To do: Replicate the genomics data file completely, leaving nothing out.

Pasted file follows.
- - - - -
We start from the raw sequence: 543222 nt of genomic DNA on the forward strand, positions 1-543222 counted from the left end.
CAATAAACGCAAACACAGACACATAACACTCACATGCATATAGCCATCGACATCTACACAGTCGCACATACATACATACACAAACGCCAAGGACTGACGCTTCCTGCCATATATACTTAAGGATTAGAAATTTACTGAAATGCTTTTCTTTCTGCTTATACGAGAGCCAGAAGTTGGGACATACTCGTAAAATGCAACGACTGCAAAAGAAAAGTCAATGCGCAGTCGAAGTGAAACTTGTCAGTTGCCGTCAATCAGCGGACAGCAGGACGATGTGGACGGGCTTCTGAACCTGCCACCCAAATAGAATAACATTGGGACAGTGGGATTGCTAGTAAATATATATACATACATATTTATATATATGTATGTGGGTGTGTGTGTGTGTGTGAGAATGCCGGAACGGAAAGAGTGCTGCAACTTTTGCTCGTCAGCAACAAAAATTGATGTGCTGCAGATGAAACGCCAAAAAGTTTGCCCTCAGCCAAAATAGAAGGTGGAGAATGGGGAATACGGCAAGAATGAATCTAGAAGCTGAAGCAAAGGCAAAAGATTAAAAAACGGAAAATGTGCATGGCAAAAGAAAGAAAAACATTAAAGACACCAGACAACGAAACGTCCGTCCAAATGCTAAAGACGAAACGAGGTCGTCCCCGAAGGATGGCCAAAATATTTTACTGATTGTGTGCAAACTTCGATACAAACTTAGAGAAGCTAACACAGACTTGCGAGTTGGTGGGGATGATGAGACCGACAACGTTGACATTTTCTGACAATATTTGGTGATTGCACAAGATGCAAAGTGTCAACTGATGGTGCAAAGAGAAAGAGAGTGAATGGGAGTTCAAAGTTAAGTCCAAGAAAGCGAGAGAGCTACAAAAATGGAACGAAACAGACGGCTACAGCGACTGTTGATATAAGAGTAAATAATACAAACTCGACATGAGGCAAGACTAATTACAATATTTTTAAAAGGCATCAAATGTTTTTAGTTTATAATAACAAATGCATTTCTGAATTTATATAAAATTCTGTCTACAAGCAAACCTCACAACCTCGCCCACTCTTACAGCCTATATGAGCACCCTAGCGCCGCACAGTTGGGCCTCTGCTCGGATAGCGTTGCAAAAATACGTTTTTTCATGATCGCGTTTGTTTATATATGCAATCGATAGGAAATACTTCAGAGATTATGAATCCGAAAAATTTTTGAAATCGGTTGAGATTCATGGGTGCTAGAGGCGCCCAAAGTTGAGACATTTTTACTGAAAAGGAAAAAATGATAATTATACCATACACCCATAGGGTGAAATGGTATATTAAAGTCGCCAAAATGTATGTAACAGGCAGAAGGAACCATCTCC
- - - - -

We start from the raw sequence: 543222 nt of genomic DNA on the forward strand, positions 1-543222 counted from the left end.
CAATAAACGCAAACACAGACACATAACACTCACATGCATATAGCCATCGACATCTACACAGTCGCACATACATACATACACAAACGCCAAGGACTGACGCTTCCTGCCATATATACTTAAGGATTAGAAATTTACTGAAATGCTTTTCTTTCTGCTTATACGAGAGCCAGAAGTTGGGACATACTCGTAAAATGCAACGACTGCAAAAGAAAAGTCAATGCGCAGTCGAAGTGAAACTTGTCAGTTGCCGTCAATCAGCGGACAGCAGGACGATGTGGACGGGCTTCTGAACCTGCCACCCAAATAGAATAACATTGGGACAGTGGGATTGCTAGTAAATATATATACATACATATTTATATATATGTATGTGGGTGTGTGTGTGTGTGTGAGAATGCCGGAACGGAAAGAGTGCTGCAACTTTTGCTCGTCAGCAACAAAAATTGATGTGCTGCAGATGAAACGCCAAAAAGTTTGCCCTCAGCCAAAATAGAAGGTGGAGAATGGGGAATACGGCAAGAATGAATCTAGAAGCTGAAGCAAAGGCAAAAGATTAAAAAACGGAAAATGTGCATGGCAAAAGAAAGAAAAACATTAAAGACACCAGACAACGAAACGTCCGTCCAAATGCTAAAGACGAAACGAGGTCGTCCCCGAAGGATGGCCAAAATATTTTACTGATTGTGTGCAAACTTCGATACAAACTTAGAGAAGCTAACACAGACTTGCGAGTTGGTGGGGATGATGAGACCGACAACGTTGACATTTTCTGACAATATTTGGTGATTGCACAAGATGCAAAGTGTCAACTGATGGTGCAAAGAGAAAGAGAGTGAATGGGAGTTCAAAGTTAAGTCCAAGAAAGCGAGAGAGCTACAAAAATGGAACGAAACAGACGGCTACAGCGACTGTTGATATAAGAGTAAATAATACAAACTCGACATGAGGCAAGACTAATTACAATATTTTTAAAAGGCATCAAATGTTTTTAGTTTATAATAACAAATGCATTTCTGAATTTATATAAAATTCTGTCTACAAGCAAACCTCACAACCTCGCCCACTCTTACAGCCTATATGAGCACCCTAGCGCCGCACAGTTGGGCCTCTGCTCGGATAGCGTTGCAAAAATACGTTTTTTCATGATCGCGTTTGTTTATATATGCAATCGATAGGAAATACTTCAGAGATTATGAATCCGAAAAATTTTTGAAATCGGTTGAGATTCATGGGTGCTAGAGGCGCCCAAAGTTGAGACATTTTTACTGAAAAGGAAAAAATGATAATTATACCATACACCCATAGGGTGAAATGGTATATTAAAGTCGCCAAAATGTATGTAACAGGCAGAAGGAACCATCTCC